Shazam!: A Case for Kindess

Shazam! is good and fun and kind, and not lazy, and you should probably go watch it.

Die-hard Adam Wing fans will recall I used to run a different blog in which I pretty much only wrote long-winded and overly-wordy (and at times, rather shallow) movie reviews. Since starting this site, I’ve let that fall away, but I just came back from watching Shazam! and I wanted to write a few short words about it.

Shazam!.jpg

Shazam! is good. Not spectacular. Not ground-breaking in any real way. It’s a solid 132 minutes of entertainment. But that’s not everything it is. It’s also kind. It’s so wonderfully, damn kind.

How can a movie be kind? To be honest, I’m not really sure. But this one is.

Maybe it’s the kindness shown within the film. Because it is shown. Ultimately Shazam! is about family. And from what we see of family in it, there is ONLY kindness. Let me write that again: THE ONLY aspect of family we’re shown in the film is kindness. (Whatever family we see lacking kindness, is shown to be no family at all.) It not only equates the two, it essentially shows us they’re one and the same.

Or I could say, possibly, the film is kind in the extent of its diversity and inclusion. I mean, yes, it has a straight white male protagonist. And a straight white male sidekick. And a white male villain. But we’re also given a cavalcade of fleshed out, memorable and interesting characters, varying in race, age, gender, sexual orientation (subtly hinted at) and able-bodiedness. And none of them are wallpaper. They’re all fleshed-out, believable characters. And it feels pretty good to watch.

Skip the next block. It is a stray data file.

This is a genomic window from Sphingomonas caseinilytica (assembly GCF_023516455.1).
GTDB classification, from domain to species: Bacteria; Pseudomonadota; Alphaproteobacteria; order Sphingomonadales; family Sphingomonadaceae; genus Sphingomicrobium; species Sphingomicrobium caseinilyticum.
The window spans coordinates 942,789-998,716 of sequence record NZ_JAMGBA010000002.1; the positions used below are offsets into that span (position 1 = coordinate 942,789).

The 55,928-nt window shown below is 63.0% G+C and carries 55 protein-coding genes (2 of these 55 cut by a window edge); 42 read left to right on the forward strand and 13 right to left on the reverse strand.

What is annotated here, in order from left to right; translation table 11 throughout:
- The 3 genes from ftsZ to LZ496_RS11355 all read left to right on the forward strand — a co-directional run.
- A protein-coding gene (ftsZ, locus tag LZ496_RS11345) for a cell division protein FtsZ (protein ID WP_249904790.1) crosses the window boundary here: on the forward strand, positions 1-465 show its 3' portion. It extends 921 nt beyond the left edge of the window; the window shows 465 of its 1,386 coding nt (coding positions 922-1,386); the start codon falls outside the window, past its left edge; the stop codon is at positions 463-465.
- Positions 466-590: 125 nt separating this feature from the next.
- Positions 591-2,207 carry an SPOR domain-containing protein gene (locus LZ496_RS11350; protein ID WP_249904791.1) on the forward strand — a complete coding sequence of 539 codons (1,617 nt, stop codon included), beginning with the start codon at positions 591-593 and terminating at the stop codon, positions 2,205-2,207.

But I think the real reason Shazam! feel kind is because—without sliding into a morality tale—it requires characters to take converging roads in order to achieve their goals. At every impasse, the path to overcoming it is in sharing with others. Every setback results from selfishness. In one of the film’s key climactic moments, I actually teared up, so strong was this pattern. (Then I almost teared up again thinking about it on the drive home.)

Really, I don’t know. It just felt kind.

Now, I could go one about the film. I could break down moments when it allowed opportunities for greater tension to slip away unused. I could compare its use of comedy to other films both in and out of the DCEU, or write about how impressed I was with the acting. Or I could note how it managed to tell a solid superhero story without many/most of the common tropes we’ve come to expect. (No hint of a love interest—oh my holy, hell—THANK YOU!).

But as I said, I only wanted to write a few short words. So let’s leave it at this:

You should go see Shazam!. It’s good and fun and kind, and not lazy, and that’s more than enough reason.

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